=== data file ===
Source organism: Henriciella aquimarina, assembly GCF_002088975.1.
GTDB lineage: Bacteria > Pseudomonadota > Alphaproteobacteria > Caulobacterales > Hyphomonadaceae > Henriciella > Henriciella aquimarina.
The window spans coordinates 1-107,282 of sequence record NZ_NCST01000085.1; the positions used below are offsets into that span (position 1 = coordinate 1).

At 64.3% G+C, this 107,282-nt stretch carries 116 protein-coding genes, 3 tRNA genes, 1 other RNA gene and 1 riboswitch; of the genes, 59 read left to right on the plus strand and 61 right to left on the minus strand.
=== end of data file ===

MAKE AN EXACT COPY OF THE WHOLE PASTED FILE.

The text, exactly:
Source organism: Henriciella aquimarina, assembly GCF_002088975.1.
GTDB lineage: Bacteria > Pseudomonadota > Alphaproteobacteria > Caulobacterales > Hyphomonadaceae > Henriciella > Henriciella aquimarina.
The window spans coordinates 1-107,282 of sequence record NZ_NCST01000085.1; the positions used below are offsets into that span (position 1 = coordinate 1).

At 64.3% G+C, this 107,282-nt stretch carries 116 protein-coding genes, 3 tRNA genes, 1 other RNA gene and 1 riboswitch; of the genes, 59 read left to right on the plus strand and 61 right to left on the minus strand.